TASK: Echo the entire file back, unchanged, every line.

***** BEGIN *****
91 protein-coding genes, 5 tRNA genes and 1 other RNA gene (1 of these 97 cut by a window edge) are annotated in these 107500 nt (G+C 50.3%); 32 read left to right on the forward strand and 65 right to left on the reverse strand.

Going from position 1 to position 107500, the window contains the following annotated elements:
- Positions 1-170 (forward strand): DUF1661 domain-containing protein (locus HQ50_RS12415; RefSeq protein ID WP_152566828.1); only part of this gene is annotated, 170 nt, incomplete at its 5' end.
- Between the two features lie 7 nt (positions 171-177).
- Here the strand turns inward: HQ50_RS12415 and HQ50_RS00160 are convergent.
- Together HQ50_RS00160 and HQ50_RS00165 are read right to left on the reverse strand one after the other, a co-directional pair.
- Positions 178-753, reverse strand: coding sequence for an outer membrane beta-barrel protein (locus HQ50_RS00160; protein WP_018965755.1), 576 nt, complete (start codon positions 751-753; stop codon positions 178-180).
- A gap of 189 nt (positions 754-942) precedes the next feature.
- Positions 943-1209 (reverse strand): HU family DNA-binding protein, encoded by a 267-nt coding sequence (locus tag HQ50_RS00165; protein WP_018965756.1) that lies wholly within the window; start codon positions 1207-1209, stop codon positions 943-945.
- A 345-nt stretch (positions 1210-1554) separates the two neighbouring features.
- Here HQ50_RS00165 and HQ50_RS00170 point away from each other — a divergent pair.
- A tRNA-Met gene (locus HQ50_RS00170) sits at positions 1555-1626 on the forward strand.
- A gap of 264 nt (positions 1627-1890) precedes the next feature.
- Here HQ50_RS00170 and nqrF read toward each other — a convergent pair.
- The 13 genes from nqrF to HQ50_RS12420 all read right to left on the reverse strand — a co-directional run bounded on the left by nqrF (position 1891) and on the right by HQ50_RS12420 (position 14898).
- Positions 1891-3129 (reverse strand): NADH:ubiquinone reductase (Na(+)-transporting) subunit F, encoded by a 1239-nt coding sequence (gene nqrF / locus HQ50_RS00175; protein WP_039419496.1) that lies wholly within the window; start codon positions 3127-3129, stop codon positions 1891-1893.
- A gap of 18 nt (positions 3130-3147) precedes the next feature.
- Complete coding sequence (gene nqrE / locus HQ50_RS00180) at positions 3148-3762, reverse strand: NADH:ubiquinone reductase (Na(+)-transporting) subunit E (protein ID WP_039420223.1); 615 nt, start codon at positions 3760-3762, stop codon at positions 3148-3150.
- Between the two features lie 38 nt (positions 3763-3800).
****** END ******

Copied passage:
91 protein-coding genes, 5 tRNA genes and 1 other RNA gene (1 of these 97 cut by a window edge) are annotated in these 107500 nt (G+C 50.3%); 32 read left to right on the forward strand and 65 right to left on the reverse strand.

Going from position 1 to position 107500, the window contains the following annotated elements:
- Positions 1-170 (forward strand): DUF1661 domain-containing protein (locus HQ50_RS12415; RefSeq protein ID WP_152566828.1); only part of this gene is annotated, 170 nt, incomplete at its 5' end.
- Between the two features lie 7 nt (positions 171-177).
- Here the strand turns inward: HQ50_RS12415 and HQ50_RS00160 are convergent.
- Together HQ50_RS00160 and HQ50_RS00165 are read right to left on the reverse strand one after the other, a co-directional pair.
- Positions 178-753, reverse strand: coding sequence for an outer membrane beta-barrel protein (locus HQ50_RS00160; protein WP_018965755.1), 576 nt, complete (start codon positions 751-753; stop codon positions 178-180).
- A gap of 189 nt (positions 754-942) precedes the next feature.
- Positions 943-1209 (reverse strand): HU family DNA-binding protein, encoded by a 267-nt coding sequence (locus tag HQ50_RS00165; protein WP_018965756.1) that lies wholly within the window; start codon positions 1207-1209, stop codon positions 943-945.
- A 345-nt stretch (positions 1210-1554) separates the two neighbouring features.
- Here HQ50_RS00165 and HQ50_RS00170 point away from each other — a divergent pair.
- A tRNA-Met gene (locus HQ50_RS00170) sits at positions 1555-1626 on the forward strand.
- A gap of 264 nt (positions 1627-1890) precedes the next feature.
- Here HQ50_RS00170 and nqrF read toward each other — a convergent pair.
- The 13 genes from nqrF to HQ50_RS12420 all read right to left on the reverse strand — a co-directional run bounded on the left by nqrF (position 1891) and on the right by HQ50_RS12420 (position 14898).
- Positions 1891-3129 (reverse strand): NADH:ubiquinone reductase (Na(+)-transporting) subunit F, encoded by a 1239-nt coding sequence (gene nqrF / locus HQ50_RS00175; protein WP_039419496.1) that lies wholly within the window; start codon positions 3127-3129, stop codon positions 1891-1893.
- A gap of 18 nt (positions 3130-3147) precedes the next feature.
- Complete coding sequence (gene nqrE / locus HQ50_RS00180) at positions 3148-3762, reverse strand: NADH:ubiquinone reductase (Na(+)-transporting) subunit E (protein ID WP_039420223.1); 615 nt, start codon at positions 3760-3762, stop codon at positions 3148-3150.
- Between the two features lie 38 nt (positions 3763-3800).